The mother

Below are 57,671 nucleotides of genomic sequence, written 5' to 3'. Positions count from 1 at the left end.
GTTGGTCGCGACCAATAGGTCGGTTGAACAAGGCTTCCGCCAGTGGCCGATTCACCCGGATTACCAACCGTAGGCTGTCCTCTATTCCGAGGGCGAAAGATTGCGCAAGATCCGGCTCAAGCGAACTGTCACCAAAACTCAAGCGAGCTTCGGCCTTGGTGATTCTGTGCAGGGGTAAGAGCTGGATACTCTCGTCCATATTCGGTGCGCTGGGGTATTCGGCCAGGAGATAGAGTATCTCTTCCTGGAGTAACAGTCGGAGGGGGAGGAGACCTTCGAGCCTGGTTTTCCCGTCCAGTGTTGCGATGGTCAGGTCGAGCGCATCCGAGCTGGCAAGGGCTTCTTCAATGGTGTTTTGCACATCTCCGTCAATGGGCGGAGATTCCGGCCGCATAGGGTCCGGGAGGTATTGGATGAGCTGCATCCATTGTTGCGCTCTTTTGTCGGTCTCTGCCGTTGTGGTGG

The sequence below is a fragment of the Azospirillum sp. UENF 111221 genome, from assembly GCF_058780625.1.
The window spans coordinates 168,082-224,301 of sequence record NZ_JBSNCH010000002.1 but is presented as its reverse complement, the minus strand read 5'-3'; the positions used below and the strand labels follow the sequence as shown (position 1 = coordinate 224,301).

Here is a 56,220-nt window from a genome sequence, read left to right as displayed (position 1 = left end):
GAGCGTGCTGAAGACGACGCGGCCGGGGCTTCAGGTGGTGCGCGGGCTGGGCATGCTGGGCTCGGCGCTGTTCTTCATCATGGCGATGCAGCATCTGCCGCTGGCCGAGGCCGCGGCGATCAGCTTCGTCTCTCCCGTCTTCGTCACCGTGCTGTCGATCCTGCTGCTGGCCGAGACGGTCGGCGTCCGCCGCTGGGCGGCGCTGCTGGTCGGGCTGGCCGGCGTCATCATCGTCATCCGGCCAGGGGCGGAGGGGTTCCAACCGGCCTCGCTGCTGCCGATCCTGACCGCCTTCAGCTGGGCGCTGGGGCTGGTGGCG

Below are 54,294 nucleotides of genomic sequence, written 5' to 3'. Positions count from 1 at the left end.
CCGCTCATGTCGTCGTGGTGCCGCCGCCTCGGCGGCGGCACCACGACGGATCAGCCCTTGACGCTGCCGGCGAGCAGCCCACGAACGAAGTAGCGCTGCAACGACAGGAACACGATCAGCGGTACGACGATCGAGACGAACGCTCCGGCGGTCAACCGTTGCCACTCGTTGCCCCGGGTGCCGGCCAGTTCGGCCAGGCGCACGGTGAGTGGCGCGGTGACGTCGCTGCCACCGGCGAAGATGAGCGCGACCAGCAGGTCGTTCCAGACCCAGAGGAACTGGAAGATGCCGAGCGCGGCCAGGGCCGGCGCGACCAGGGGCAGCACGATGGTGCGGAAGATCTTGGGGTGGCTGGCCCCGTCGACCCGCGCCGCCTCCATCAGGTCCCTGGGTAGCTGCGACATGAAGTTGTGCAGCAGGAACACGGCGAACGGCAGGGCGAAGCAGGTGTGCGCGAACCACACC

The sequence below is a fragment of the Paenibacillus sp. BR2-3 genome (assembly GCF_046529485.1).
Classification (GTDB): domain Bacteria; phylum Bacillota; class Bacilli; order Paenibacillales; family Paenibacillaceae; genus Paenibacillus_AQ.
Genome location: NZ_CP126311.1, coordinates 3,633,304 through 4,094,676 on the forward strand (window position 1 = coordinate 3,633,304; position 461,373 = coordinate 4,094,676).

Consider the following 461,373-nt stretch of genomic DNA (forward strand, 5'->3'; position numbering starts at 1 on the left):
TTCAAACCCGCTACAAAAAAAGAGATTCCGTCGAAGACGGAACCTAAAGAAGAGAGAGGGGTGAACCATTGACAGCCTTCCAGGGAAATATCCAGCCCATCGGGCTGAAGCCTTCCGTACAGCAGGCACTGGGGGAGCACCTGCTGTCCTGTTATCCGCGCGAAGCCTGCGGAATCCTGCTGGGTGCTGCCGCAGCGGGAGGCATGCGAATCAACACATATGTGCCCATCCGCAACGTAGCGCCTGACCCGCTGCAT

In the village Senani, situated on the other side of the river, opposite Uruvela, lived Sujata, the daughter of the military governor. The family of the governor was wealthy, owning much land and livestock. Sujata had been married for many years, but she still had no children. For six years she visited the temples of the different gods, offered prayers, poured libations and donated gifts, with only one purpose – to conceive a child. Sujata was helping the poor, serving food to the beggars, and doing everything to win the favour of the gods, so she could get a child. She had also seen the starving ascetic, but he had refused to accept food.  After six years of visiting temples and sacred sites, prayers to the gods, serving food to the living and commemorating the dead, the day finally came when Sujata knew that she had conceived. Great was her joy. With even greater zeal she continued to help to those in need, to frequent holy places and utter words of gratitude to the gods. In these days of joy her only concern was the holy ascetic, sitting nor far from the village, under the big tree asvattha. The child in her womb was growing, but ascetic Gautama remained lifeless and looked to be approaching death. Sujata wanted to talk with the holy ascetic and convince him to start eating again, but she was afraid. She feared to meddle in the deeds of the holy people and the gods, who had been so gracious to her.  The day had begun and the sun had risen high in the sky. The others had gone out, performing their habitual duties and in the house only Sujata and the maid Puna were left. Together they prepared lunch  –  boiled rice with milk, and after that Sujata sent Puna outside the house. It was not long before Puna came back, rushing into the room as never  before, and crying. “Mistress, come quick! The holy ascetic lies dead nearby, under the big banyan tree”.  Sujata stood up, troubled, and they quickly went to see the ascetic. Under the tree not far from the house lay the lifeless body of ascetic Gautama. The two women looked at each other fearfully. At the same time the ascetic started to move. Alone he managed to rise and sit on the ground, with crossed legs, making a pose for meditation. His body seemed even more pale, like the body of a dead man. It seemed as if he did not see the outside world. Sujata approached him, so that he could hear her, and started to speak these words: “Oh, holy man, you are extremely thin and you are pale! You are in death’s presence too! It looks like thousand parts of you are dead, but life still holds one part of you. Live, sir – I beg you! You can gain merit only if you live! Come, live the Holy Life, pour libation on the holy fire, and thus a world of merit gain. What can you do by struggling now? The path of struggle is too rough, and painful. You’ve had enough of that”.  Without changing the position of his head or body, the ascetic replied quietly: “Oh, Mara, go away. We discussed that matter in the hours of the night. I will not repeat my words”.  Sujata and Puna looked at each other again.  “He is delirious, poor man!”Sujata said.  “This is sure to be from the extreme hunger and exhaustion. Go quickly to the house, Pune, and bring a bowl full of cooked rice and milk. Our duty is to feed the pale ascetic”.  Puna quickly got up and set off for the house. Sujata came closer to the ascetic. She looked at him and her heart sank with grief. With her hand she touched his left shoulder, and began to speak again: “ Ascetic Gautama, look at me! I am Sujata from the village of Senani. You have seen me before. I have watched for a long time how you suffer and I know that you don’t accept any food. But, please – eat! Cease the striving! Without taking food you can not achieve anything, you will not understand the thing that you strive for”.  Ascetic Gautama turned his head and looked at Sujata. In his eyes glittered a spark of mindfulness and consciousness. Puna had already brought a bowl, full of boiled rice and milk, and placed it gently beside Sujata.  “Please accept this dish served by me!”  said Sujata.  “I beg you as a mother – eat! For six years I have waited for a child, and now after so much suffering, expectation and pain, now it is about to be born. I know that in this world life is the most precious thing! Don’t end it in a senseless struggle! For your own good and for the benefit of the many – live!  Accept this food!”. Sujata silently retreated, leaving the bowl in front of the holy ascetic.  Her eyes filled with tears.  Ascetic Gautama stood mute and cool. Then his consciousness slowly began to emerge from within the deep orbits of his eyes. A slight smile appeared at the edge of his tight lips. With his left hand he slowly took the bowl and placed it on his lap. With the fingers of his right hand he scooped a pinch of the dish and presented it to his mouth. His jaws had fallen out of the habit of chewing and they opened and closed with difficulty. Ascetic Gautama slowly chewed and swallowed the first bite. He waited for a moment and took a second. The two women stood by silently and watched him. Then a third and a fourth time he took the food. An unexpected and rapid change took place in him. His eyes began to purify. The skin on his pale and dry face seemed to tighten and become rosy. His gestures looked more determined and not so clumsy. Sujata bowed, stood up and, together with Pune, quickly returned to her home.  Gautama continued to take food. He began to feel in his extremely exhausted body an incredible influx of power and vitality. He took the whole meal at forty nine bites and left the empty bowl beside him. His thoughts and the five senses awoke gradually. For the first time in a long time he began to hear the sounds of the surrounding world – the rustle of the leaves, the singing of the birds, the buzzing of the insects, the distant voices of the men who worked in the field. He began to smell the scent of the grass. He felt the heat of the air with his skin.  Suddenly, from afar, the wind brought the song of girls, who played a sitar. A flood of memories rushed into the mind of the ascetic. He saw the fields near Kapilavastu, he saw the city, the palace, the relatives and other people. He saw himself as a young man, sitting under the cool shade of the jambu tree in the fields not far from the city. Then, twenty summers ago, at this same time of the year, he had witnessed the ceremonial ploughing of the land, prior to the sowing of the wheat. Five pairs of white oxen, with gilded horns, were harnessed to a wooden plough, ending with an iron ploughshare. King Sudhodana held the plough of the pair standing in the middle. Two by two on both sides stood his assistants. Slowly and solemnly trod the oxen and the ploughs turned the heavy brown soil making large furrows. Deep excitement and a joyful feeling had seized the prince whilst watching. Without ill intentions, without sensual desires, free from everything, the prince stood in joy, under the cool shade of the big tree.  “Why now?”  ascetic Gautama asked himself.  “I am afraid to be happy?  Why should I be afraid of the happy state that is without sensual desires and without ill intentions? Is it unwholesome the joy that comes from the seclusion, reflection, reasoning, and the sense of freedom? By these extreme austerities that I have experienced, I have not attained salvation and supreme wisdom. May be it is not these, but the feeling I experience at the moment that is the right path to liberation?” In his weak body the newly awakened feelings suggested new thoughts. “Yes, this is the right path to liberation!” In a state of joyful concentration he arose from seclusion, dispassionately exploring the surrounding world and the feeling of freedom. The strength that he received from the food given by Sujata began to abate. Then the ascetic Gautama thought: “It’s not easy to keep this happy state of concentration, joy and peace, when my body is so weak. I should start again to take solid food”.  Slowly he got up and was directed to the place where he had spent so much time in asceticism and total abstinence, where the five Brahmins still stood, perplexed by his absence.  Whilst approaching the big tree asvattha and the sacred well, ascetic Gautama saw a goad-herd boy who was returning the goats to the village. Gautama called the boy, who was initially scared of the appearance of the ascetic. Gautama asked the boy for some milk. Still scared, the goat-herd hastened to fulfil the request of the fearful strange man. After that he quickly retreated, together with the herd.  The five Brahmins were also not far away and watched with surprise the actions of the ascetic. But they stood silently and asked no questions. Their surprise grow stronger on the next day when, early in the morning, the ascetic stood up and with a clay bowl in his hand went to the nearby village to collect alms. That lasted for several days and between them the Brahmins decided: “Ascetic Gautama gave up the fight. He abandoned the striving and reverted to luxury.” Silently and without warning, they stood up and quit the failed ascetic. They went northwest to Benares, away from this fraudulent place, away from the man who misled and failed them. The sage of the Sakyas, watched them silently. The look on his face was serious, but about his lips there was a slight smile.